Lopatin has no qualms about austerity. Witness the sheen off the proudly stripped exoskeletons of “Russian Mind”, “Lovegirls Precinct”, and “Transmat Memories”. It’s no mistake that there’s a track called “Learning to Control Myself” (which is perhaps the most wily and chaotic piece on Rifts). The album is a control system, a series of equations with differential variables and constants, making for a sublimely heady series of surprises and implacable concoctions. Rifts is two discs, yes, but it never feels long. Contrary to conventional ambient wisdom, its best pieces don’t even clock over four or five minutes. One welcomes its weird geography and strange beauty as a home away from home, a lost dream. The spaces of Rifts continue to feel like a return, even as one discovers new reasons to hit repeat at the close of each disc.

9

In the wake of Malcolm Young's passing, Jesse Fink, author of The Youngs: The Brothers Who Built AC/DC, offers up his top 10 AC/DC songs, each seasoned with a dash of backstory.

In the wake of Malcolm Young's passing, Jesse Fink, author of The Youngs: The Brothers Who Built AC/DC, offers up his top 10 AC/DC songs, each seasoned with a dash of backstory.

Keep reading... Show less

Pauline Black may be called the Queen of Ska by some, but she insists she's not the only one, as Two-Tone legends the Selecter celebrate another stellar album in a career full of them.

Being commonly hailed as the "Queen" of a genre of music is no mean feat, but for Pauline Black, singer/songwriter of Two-Tone legends the Selecter and universally recognised "Queen of Ska", it is something she seems to take in her stride. "People can call you whatever they like," she tells PopMatters, "so I suppose it's better that they call you something really good!"

Keep reading... Show less

Morrison's prose is so engaging and welcoming that it's easy to miss the irreconcilable ambiguities that are set forth in her prose as ineluctable convictions.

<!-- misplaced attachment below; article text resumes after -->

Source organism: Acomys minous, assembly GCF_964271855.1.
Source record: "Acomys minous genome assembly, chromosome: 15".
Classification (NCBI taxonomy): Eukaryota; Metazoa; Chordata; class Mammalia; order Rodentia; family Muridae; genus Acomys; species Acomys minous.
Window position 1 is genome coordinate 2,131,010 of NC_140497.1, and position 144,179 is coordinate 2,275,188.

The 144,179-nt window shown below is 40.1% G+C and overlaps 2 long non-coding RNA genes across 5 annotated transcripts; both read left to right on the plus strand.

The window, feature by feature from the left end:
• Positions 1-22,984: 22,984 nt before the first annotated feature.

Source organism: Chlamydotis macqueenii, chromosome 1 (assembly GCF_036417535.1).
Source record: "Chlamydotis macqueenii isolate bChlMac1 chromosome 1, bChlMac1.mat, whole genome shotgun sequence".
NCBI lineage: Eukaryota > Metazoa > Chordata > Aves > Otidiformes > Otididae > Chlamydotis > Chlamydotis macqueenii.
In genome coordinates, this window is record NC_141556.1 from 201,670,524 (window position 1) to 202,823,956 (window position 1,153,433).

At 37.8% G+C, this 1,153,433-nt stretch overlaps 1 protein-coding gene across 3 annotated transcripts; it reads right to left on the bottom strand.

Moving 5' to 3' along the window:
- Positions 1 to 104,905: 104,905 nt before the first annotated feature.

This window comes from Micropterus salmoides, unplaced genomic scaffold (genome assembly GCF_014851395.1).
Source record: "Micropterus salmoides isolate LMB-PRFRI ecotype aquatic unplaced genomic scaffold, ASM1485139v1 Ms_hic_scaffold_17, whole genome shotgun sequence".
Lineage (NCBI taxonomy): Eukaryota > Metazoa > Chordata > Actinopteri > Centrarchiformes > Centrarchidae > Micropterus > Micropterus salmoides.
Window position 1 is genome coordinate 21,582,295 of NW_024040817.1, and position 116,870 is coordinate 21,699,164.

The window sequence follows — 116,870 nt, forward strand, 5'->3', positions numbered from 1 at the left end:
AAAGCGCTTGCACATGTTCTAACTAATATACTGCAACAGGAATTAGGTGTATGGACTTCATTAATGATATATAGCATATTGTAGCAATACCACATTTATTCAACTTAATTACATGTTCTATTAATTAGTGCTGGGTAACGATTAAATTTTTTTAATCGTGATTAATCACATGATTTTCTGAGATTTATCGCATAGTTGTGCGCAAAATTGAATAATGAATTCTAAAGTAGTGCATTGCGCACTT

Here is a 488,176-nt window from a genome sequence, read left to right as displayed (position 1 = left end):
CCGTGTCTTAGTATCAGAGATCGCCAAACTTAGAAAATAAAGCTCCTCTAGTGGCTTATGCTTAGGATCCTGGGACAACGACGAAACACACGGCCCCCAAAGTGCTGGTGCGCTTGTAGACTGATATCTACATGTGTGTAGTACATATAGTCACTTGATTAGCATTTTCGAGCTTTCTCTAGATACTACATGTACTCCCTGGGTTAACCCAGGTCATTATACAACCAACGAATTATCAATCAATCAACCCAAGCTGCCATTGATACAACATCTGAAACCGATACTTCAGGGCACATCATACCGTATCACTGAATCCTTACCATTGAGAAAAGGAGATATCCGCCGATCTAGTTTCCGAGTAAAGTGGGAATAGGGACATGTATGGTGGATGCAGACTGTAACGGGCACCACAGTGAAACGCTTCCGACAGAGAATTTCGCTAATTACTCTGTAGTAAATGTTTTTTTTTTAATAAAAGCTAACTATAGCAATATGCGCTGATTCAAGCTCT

It's a common enough gambit in science fiction. Humans come across a race of aliens that appear to be entirely alike and yet one group of said aliens subordinates the other, visiting violence upon their persons, denigrating them openly and without social or legal consequence, humiliating them at every turn. The humans inquire why certain of the aliens are subjected to such degradation when there are no discernible differences among the entire race of aliens, at least from the human point of view. The aliens then explain that the subordinated group all share some minor trait (say the left nostril is oh-so-slightly larger than the right while the "superior" group all have slightly enlarged right nostrils)—something thatm from the human vantage pointm is utterly ridiculous. This minor difference not only explains but, for the alien understanding, justifies the inequitable treatment, even the enslavement of the subordinate group. And there you have the quandary of Otherness in a nutshell.

Keep reading... Show less
3

A 1996 classic, Shawn Colvin's album of mature pop is also one of best break-up albums, comparable lyrically and musically to Joni Mitchell's Hejira and Bob Dylan's Blood on the Tracks.

When pop-folksinger Shawn Colvin released A Few Small Repairs in 1996, the music world was ripe for an album of sharp, catchy songs by a female singer-songwriter. Lilith Fair, the tour for women in the music, would gross $16 million in 1997. Colvin would be a main stage artist in all three years of the tour, playing alongside Liz Phair, Suzanne Vega, Sheryl Crow, Sarah McLachlan, Meshell Ndegeocello, Joan Osborne, Lisa Loeb, Erykah Badu, and many others. Strong female artists were not only making great music (when were they not?) but also having bold success. Alanis Morissette's Jagged Little Pill preceded Colvin's fourth recording by just 16 months.

Keep reading... Show less
9

Frank Miller locates our tragedy and warps it into his own brutal beauty.

In terms of continuity, the so-called promotion of this entry as Miller's “third" in the series is deceptively cryptic. Miller's mid-'80s limited series The Dark Knight Returns (or DKR) is a “Top 5 All-Time" graphic novel, if not easily “Top 3". His intertextual and metatextual themes resonated then as they do now, a reason this source material was “go to" for Christopher Nolan when he resurrected the franchise for Warner Bros. in the mid-00s. The sheer iconicity of DKR posits a seminal work in the artist's canon, which shares company with the likes of Sin City, 300, and an influential run on Daredevil, to name a few.

Keep reading... Show less
8
Pop Ten
Mixed Media
PM Picks

© 1999-2017 Popmatters.com. All rights reserved.
Popmatters is wholly independently owned and operated.

rating-image